The SEC Staff objected to this “public company expenses” adjustment because the Staff believed it related to “normal recurring transactions of a public company” and, therefore, “results in a tailored recognition and measurement method for a financial statement line item (general and administrative expenses).”
The comment letter exchange is repeated below for reference.
Initial Company Response:
Item 2. Management’s Discussion and Analysis of Financial Condition and Results of Operations Non-GAAP Financial Measures, page 27
- We note your adjustment for public company expenses in the reconciliation of net loss to Adjusted EBITDA (loss) for the three and six months ended December 31, 2021 and 2020. Please clarify whether this adjustment covers transaction expenses related to your initial public offering.
If not, to the extent that public company expenses reflect “additional headcount to build infrastructure and support the operations of a public company (i.e., public company directors & officers liability insurance, investor relation and public listing fees, additional legal and accounting fees, and additional independent board members)” as described under the General and Administrative section, please remove the related adjustment. An adjustment for these expenses, which relate to normal recurring transactions of a public company, results in a tailored recognition and measurement method for a financial statement line item (general and administrative expenses). Refer to Q&A 100.04 of the C&DI on Non-GAAP Financial Measures.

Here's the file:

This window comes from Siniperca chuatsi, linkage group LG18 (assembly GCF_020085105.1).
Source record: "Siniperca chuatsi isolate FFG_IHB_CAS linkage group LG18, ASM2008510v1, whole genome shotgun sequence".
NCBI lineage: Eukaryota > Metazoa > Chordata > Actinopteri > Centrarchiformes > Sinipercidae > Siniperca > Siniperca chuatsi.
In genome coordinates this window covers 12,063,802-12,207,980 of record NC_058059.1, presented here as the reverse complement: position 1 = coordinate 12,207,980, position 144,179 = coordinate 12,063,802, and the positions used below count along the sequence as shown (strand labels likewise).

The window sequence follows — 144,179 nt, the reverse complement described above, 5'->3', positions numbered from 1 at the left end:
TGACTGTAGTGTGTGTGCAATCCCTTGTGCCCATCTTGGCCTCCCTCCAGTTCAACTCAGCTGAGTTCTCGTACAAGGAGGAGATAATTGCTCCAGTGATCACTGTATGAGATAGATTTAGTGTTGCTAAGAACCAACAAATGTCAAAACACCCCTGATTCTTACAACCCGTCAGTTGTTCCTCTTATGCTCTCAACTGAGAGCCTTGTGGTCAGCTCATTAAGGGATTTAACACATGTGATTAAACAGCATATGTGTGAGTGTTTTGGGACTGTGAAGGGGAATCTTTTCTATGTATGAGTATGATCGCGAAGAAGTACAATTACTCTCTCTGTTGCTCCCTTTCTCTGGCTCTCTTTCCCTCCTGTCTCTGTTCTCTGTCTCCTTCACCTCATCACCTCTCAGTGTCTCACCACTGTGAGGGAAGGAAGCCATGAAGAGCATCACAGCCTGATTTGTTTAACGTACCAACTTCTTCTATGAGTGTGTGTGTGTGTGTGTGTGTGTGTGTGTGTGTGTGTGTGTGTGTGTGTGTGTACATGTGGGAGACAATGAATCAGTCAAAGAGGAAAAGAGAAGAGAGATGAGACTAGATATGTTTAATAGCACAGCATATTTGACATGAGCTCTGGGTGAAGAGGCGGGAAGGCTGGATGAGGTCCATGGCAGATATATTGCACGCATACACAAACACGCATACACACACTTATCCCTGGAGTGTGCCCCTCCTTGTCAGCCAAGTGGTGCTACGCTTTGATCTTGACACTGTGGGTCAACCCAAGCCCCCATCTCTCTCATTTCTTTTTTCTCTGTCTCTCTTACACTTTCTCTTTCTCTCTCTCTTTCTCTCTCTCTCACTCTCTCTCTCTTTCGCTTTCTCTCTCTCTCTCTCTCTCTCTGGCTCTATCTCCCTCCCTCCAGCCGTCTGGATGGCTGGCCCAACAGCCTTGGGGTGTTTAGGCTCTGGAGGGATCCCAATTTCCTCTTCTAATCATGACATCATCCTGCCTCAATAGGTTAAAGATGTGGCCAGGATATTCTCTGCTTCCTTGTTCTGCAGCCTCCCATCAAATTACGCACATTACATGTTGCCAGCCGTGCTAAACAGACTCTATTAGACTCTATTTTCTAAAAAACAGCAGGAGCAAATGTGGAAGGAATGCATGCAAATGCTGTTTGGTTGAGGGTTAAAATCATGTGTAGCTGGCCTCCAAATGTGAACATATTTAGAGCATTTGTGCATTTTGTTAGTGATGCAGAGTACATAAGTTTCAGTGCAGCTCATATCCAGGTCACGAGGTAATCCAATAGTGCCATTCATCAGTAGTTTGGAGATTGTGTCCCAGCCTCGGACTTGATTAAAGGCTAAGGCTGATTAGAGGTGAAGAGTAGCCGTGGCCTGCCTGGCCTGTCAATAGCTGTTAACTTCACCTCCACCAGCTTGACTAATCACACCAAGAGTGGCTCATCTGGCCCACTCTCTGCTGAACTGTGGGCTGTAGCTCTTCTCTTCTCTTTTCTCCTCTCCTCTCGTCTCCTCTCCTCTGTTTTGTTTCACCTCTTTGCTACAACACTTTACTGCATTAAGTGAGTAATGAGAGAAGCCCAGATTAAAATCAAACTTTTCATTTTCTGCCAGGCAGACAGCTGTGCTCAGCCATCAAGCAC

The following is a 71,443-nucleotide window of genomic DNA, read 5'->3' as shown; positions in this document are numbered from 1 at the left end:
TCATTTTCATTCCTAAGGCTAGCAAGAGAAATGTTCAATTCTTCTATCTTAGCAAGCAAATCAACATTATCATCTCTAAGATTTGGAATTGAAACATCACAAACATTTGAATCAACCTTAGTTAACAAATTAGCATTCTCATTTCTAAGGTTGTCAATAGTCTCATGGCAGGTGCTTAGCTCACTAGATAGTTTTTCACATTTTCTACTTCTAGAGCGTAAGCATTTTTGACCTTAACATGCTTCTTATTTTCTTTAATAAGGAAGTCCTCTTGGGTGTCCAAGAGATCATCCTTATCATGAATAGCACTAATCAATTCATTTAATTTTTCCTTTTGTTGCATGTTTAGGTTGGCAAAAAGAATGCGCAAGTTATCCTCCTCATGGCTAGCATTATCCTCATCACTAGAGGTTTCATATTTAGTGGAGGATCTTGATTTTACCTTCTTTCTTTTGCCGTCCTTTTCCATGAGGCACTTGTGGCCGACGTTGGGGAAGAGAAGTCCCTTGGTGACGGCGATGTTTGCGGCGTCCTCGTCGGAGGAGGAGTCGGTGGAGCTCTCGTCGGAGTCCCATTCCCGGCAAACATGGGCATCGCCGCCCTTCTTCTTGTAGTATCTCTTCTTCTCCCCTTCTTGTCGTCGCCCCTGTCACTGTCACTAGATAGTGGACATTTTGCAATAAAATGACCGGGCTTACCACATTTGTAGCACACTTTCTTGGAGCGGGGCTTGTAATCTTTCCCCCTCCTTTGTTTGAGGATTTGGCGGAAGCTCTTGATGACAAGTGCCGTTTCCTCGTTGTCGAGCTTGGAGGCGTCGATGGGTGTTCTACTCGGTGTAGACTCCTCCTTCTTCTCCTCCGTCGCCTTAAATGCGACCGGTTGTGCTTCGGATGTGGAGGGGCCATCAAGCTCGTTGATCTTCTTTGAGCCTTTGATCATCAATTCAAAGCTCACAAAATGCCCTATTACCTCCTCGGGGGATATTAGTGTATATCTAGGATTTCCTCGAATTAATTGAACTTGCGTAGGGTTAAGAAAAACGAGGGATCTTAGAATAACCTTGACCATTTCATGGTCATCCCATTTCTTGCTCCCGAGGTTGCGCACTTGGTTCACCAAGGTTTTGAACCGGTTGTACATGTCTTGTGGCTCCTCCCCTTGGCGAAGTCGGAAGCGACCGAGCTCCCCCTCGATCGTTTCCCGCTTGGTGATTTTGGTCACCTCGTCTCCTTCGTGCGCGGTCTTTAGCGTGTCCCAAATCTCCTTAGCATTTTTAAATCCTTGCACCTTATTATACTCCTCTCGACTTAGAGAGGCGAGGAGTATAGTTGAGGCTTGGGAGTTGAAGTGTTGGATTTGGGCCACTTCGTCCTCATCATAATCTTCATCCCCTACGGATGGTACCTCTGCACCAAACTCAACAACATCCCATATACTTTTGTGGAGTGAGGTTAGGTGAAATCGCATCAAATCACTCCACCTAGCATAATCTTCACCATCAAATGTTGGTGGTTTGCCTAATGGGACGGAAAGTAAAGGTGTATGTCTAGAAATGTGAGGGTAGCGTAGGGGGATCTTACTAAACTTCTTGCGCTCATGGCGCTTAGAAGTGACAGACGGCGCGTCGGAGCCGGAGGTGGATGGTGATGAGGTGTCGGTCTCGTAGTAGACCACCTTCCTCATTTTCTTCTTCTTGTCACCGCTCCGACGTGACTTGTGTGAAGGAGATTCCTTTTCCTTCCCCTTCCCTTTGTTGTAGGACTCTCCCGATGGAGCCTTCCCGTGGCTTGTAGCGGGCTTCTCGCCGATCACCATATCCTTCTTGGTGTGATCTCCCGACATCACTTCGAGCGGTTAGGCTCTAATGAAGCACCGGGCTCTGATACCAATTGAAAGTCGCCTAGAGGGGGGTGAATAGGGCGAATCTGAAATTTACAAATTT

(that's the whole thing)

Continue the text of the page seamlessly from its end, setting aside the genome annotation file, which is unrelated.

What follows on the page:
The adjustment for public company expenses for the six months ended December 31, 2021 does not include transactional costs related to our IPO on July 1, 2021. The transactional IPO costs were treated as syndication costs and reduced our proceeds from the public offering.
The adjustment for public company expenses for the six months ended December 30, 2020 does not include transaction expenses related to our IPO on July 1, 2021, as we did not commence the IPO process at that time.
This number specified in adjustment for public company expense is accounted for fully and correctly in our GAAP financial statements. In the future, we will record this number pursuant to the referenced C&DI guidance, including in our upcoming Form 10-Q filing for the nine months ending March 31, 2022, which is to be filed by May 16, 2022.